The principle of umuntu ungumuntu ngabanye abantu [a person is a person because of, and through, others is a fundamental guiding principle of the IFP. This principle needs to be instilled among the youth of the nation.
The youth policy of the IFP encourages strong families and communities, positive role models, individual and communal self-reliance and the promotion of social justice. An IFP-led government will encourage and promote healthy lifestyles and high moral values among the youth, and focus on the immediate and long-term dangers of alcoholism, unwanted pregnancies, HIV/AIDS, prostitution, drug and other substance abuses.
The IFP believes that the youth are entitled to:
The values which underlie the IFP’s youth policy include respect for human rights, freedom, tolerance, unselfishness, honesty and respect for law and order and those in authority.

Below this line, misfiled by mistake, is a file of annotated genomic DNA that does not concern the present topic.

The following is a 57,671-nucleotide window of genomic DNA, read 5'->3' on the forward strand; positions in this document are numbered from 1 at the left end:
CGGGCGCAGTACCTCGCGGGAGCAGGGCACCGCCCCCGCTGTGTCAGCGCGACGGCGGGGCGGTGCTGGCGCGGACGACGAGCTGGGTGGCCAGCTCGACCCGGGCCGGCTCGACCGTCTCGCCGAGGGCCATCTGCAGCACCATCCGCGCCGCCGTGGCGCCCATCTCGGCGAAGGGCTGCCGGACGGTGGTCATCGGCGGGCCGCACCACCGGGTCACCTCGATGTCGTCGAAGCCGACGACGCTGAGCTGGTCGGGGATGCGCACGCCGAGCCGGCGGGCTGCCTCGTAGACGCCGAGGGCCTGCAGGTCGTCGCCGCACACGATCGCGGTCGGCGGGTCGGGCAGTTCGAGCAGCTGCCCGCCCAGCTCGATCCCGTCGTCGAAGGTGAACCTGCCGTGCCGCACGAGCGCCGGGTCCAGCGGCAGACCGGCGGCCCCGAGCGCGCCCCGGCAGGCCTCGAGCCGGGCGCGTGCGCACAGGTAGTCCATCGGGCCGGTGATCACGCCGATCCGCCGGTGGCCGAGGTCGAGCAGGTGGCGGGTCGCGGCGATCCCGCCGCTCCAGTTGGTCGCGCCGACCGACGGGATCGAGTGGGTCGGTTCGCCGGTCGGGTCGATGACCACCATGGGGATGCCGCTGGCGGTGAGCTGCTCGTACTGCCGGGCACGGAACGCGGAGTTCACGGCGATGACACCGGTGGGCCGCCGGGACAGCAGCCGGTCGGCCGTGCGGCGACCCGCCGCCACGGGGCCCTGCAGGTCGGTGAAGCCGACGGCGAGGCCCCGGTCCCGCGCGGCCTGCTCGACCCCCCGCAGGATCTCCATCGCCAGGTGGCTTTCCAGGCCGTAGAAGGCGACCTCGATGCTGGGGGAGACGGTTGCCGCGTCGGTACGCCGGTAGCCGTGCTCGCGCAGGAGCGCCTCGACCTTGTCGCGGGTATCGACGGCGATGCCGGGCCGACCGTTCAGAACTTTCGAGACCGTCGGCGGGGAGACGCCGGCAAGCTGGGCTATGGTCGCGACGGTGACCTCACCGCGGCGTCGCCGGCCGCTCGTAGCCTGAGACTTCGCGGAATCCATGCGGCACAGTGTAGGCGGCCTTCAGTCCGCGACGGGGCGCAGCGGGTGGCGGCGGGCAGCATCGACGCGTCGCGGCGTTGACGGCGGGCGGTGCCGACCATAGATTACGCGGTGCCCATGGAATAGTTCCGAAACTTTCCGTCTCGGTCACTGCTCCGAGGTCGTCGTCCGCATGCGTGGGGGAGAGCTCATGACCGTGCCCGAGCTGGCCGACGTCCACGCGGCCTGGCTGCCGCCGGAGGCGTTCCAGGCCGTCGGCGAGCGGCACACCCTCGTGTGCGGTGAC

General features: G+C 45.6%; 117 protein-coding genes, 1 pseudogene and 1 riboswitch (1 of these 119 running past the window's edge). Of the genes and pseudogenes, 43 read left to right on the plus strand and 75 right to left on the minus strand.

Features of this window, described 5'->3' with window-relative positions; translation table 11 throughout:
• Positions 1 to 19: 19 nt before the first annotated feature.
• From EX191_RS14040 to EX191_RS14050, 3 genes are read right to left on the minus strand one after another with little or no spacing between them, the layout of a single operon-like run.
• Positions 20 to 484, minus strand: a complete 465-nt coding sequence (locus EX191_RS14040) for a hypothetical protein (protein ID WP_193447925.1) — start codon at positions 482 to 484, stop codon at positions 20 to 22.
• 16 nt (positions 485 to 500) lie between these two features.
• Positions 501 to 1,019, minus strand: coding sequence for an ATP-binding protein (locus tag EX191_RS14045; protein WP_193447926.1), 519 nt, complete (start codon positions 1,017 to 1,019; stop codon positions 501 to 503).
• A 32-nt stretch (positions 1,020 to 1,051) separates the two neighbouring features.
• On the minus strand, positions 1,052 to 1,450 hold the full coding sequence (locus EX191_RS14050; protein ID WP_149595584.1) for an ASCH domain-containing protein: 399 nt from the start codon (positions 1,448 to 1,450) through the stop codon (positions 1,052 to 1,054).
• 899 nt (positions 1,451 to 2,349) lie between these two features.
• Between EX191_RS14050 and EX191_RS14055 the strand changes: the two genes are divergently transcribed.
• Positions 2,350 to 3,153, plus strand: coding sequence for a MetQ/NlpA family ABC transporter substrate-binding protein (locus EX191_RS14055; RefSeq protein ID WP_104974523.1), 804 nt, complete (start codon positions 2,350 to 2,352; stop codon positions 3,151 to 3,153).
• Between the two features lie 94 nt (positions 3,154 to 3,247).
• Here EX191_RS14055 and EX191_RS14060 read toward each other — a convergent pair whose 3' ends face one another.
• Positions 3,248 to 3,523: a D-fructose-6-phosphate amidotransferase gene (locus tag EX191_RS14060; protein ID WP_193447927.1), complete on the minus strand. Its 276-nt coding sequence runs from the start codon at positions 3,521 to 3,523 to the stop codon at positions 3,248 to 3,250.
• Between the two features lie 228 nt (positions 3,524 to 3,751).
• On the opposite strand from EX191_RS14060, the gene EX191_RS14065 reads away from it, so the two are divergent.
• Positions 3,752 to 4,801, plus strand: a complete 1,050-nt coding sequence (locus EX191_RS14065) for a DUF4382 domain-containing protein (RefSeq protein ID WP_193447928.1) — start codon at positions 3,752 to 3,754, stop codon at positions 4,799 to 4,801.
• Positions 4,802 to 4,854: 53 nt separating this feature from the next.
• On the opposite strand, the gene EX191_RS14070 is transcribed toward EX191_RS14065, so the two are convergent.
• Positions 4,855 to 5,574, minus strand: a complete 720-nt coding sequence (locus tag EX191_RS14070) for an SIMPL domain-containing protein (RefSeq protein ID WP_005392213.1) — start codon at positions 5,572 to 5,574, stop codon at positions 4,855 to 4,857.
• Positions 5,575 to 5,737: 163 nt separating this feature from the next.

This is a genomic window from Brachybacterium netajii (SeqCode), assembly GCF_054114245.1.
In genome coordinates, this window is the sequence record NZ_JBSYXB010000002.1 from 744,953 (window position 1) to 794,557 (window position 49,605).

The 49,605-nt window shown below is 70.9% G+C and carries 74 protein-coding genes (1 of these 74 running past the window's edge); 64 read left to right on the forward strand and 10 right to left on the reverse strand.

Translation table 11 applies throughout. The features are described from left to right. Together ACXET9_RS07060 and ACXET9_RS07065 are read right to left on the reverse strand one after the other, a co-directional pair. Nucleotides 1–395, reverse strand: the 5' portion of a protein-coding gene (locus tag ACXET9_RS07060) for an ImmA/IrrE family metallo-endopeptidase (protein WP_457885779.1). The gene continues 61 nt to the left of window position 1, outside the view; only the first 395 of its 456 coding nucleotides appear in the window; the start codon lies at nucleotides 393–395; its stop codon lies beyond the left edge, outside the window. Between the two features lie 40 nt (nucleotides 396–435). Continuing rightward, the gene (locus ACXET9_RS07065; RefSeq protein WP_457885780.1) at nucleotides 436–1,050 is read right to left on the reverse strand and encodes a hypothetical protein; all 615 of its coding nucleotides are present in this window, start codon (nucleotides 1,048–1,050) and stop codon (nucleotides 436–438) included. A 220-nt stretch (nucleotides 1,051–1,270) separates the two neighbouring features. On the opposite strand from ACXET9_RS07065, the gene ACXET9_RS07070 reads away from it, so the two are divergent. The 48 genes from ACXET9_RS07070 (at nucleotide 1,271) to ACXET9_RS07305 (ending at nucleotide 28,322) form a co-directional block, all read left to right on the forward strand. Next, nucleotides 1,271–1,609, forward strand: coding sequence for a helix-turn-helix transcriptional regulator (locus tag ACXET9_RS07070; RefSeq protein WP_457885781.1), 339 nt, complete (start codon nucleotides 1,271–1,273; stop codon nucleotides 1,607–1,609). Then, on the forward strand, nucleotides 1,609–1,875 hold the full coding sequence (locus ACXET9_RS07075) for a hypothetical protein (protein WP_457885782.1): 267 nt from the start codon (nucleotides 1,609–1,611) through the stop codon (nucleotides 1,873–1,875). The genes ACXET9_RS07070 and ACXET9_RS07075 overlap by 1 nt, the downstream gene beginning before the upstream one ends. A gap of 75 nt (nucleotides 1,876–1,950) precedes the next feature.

It is imperative to employ the energy, enthusiasm and time of the youth to help combat poverty, disease and ignorance and for this purpose an IFP government would, inter alia, establish a voluntary National Youth Service. Youth development activities should primarily focus on those between 15 and 35 years of age.
Priority areas in respect of the IFP’s youth policy are education and training, employment, health and welfare, arts and culture, and sports and recreation.
The youth must develop positive work attitudes, show respect to young children, their elders and the disadvantaged, strengthen family values and traditions, and reject lives of violence, drugs and crime.
Key target groups of the party’s youth policy are young women, the unemployed, orphans, persons with disabilities, street children, the out-of-school and the rural youth.
At national level a Ministry of Youth Affairs in the Office of the President needs to be established, while at provincial level an independent bureau for youth affairs needs to be established within the office of each Premier.
A National Youth Council with structures at provincial and local level needs to be established.